A recent Maine law requires internet posting of all clinical trial results, including adverse results, effective October 2005 (detailed implementation rules are still in development). The law requires that the information be posted to a free and publicly accessible Internet web site. Funding of the administration of the program, including a public education campaign by the Department of Health and Human Services, is through a fee assessed on manufacturers of prescription drugs provided through the state’s Medicaid program.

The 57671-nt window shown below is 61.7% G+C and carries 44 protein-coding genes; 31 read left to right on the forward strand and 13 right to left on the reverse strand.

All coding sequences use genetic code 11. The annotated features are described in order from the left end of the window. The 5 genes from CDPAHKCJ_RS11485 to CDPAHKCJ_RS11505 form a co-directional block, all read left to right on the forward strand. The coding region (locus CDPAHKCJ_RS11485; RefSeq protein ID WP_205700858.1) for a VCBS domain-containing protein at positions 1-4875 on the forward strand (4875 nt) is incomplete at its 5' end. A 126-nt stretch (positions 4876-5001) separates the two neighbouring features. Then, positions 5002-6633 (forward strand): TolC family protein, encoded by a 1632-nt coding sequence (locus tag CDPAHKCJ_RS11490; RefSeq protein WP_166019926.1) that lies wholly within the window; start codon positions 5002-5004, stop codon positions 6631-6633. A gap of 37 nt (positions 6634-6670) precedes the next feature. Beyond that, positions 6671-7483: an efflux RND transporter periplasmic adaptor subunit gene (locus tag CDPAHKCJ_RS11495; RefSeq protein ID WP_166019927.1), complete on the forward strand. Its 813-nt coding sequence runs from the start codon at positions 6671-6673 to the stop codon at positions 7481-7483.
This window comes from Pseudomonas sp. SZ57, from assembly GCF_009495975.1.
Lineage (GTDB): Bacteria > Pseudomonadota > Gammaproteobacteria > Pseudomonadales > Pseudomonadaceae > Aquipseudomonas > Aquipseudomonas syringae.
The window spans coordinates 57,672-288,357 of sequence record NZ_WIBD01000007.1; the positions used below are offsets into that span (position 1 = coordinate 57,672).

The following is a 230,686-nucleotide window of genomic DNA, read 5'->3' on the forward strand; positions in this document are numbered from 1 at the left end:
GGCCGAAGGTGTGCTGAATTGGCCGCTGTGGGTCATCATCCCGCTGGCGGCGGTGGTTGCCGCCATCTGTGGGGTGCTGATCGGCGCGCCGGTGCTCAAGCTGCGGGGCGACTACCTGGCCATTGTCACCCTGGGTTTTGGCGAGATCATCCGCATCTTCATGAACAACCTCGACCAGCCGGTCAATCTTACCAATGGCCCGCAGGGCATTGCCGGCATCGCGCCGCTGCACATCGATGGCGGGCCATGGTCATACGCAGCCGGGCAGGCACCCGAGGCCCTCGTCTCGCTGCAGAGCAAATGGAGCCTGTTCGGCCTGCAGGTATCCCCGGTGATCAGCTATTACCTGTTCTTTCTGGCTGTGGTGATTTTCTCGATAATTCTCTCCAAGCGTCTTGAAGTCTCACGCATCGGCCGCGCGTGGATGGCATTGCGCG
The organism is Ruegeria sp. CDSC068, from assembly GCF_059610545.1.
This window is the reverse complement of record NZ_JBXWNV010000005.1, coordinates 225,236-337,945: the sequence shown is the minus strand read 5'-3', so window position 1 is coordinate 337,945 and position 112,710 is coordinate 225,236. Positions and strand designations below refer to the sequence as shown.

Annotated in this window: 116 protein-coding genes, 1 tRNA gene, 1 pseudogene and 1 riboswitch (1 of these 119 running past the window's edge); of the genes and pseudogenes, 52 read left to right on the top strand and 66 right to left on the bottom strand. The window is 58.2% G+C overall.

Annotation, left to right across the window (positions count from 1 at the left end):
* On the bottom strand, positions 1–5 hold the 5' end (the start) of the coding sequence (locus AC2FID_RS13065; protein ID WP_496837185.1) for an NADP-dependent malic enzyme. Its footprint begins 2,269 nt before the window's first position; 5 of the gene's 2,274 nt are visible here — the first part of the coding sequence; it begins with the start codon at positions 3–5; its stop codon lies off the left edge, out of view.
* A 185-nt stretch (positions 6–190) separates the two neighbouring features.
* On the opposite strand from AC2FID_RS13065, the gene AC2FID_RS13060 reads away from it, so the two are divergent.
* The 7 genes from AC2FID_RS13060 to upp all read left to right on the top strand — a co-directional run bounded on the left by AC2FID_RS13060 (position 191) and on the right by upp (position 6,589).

A benefit of academic detailing is to save money in state pharmacy programs, and it is likely to have spillover cost savings in the health care system generally and lead to better health outcomes. Although it is too early in the implementation of Pennsylvania’s program to be able to calculate savings, a formal benefit-cost analysis of a 4-state Medicaid study of academic detailing involving 435 doctors showed savings of $2 for every $1 the program cost, based on just Medicaid paid claims data. According to Dr. Jerry Avorn of Harvard University Medical School and Brigham and Women’s Hospital, who is coordinating the effort for the State of Pennsylvania, “We've only been in the field since mid-Oct, so the only 'outcome' data we have is the receptivity with which the docs are receiving our people, which is quite high.” The challenge in implementing this program is the need to invest money in order to save money, and figuring out how to come up with the initial financing. One option is to use funds collected in settlements in Medicaid fraud cases such as the 2004 global settlement of the Neurontin marketing case.